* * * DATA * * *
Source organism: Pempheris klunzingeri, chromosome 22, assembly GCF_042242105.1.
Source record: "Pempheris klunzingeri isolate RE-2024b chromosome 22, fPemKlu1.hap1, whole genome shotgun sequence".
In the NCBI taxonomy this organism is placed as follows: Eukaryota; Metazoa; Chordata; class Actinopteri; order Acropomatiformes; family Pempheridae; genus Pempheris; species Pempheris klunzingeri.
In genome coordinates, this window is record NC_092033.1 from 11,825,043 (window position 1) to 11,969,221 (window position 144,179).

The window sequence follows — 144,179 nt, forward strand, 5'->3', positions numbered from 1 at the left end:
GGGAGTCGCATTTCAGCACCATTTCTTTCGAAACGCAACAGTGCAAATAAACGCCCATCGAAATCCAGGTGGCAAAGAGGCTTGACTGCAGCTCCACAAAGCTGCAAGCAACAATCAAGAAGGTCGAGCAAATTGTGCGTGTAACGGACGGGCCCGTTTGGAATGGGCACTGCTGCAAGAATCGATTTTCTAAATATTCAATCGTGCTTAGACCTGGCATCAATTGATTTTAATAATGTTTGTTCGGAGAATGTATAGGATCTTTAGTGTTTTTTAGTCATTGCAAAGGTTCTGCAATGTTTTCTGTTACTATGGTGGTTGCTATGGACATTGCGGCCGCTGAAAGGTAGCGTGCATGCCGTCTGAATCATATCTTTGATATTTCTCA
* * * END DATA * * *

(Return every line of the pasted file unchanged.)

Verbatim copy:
Source organism: Pempheris klunzingeri, chromosome 22, assembly GCF_042242105.1.
Source record: "Pempheris klunzingeri isolate RE-2024b chromosome 22, fPemKlu1.hap1, whole genome shotgun sequence".
In the NCBI taxonomy this organism is placed as follows: Eukaryota; Metazoa; Chordata; class Actinopteri; order Acropomatiformes; family Pempheridae; genus Pempheris; species Pempheris klunzingeri.
In genome coordinates, this window is record NC_092033.1 from 11,825,043 (window position 1) to 11,969,221 (window position 144,179).

The window sequence follows — 144,179 nt, forward strand, 5'->3', positions numbered from 1 at the left end:
GGGAGTCGCATTTCAGCACCATTTCTTTCGAAACGCAACAGTGCAAATAAACGCCCATCGAAATCCAGGTGGCAAAGAGGCTTGACTGCAGCTCCACAAAGCTGCAAGCAACAATCAAGAAGGTCGAGCAAATTGTGCGTGTAACGGACGGGCCCGTTTGGAATGGGCACTGCTGCAAGAATCGATTTTCTAAATATTCAATCGTGCTTAGACCTGGCATCAATTGATTTTAATAATGTTTGTTCGGAGAATGTATAGGATCTTTAGTGTTTTTTAGTCATTGCAAAGGTTCTGCAATGTTTTCTGTTACTATGGTGGTTGCTATGGACATTGCGGCCGCTGAAAGGTAGCGTGCATGCCGTCTGAATCATATCTTTGATATTTCTCA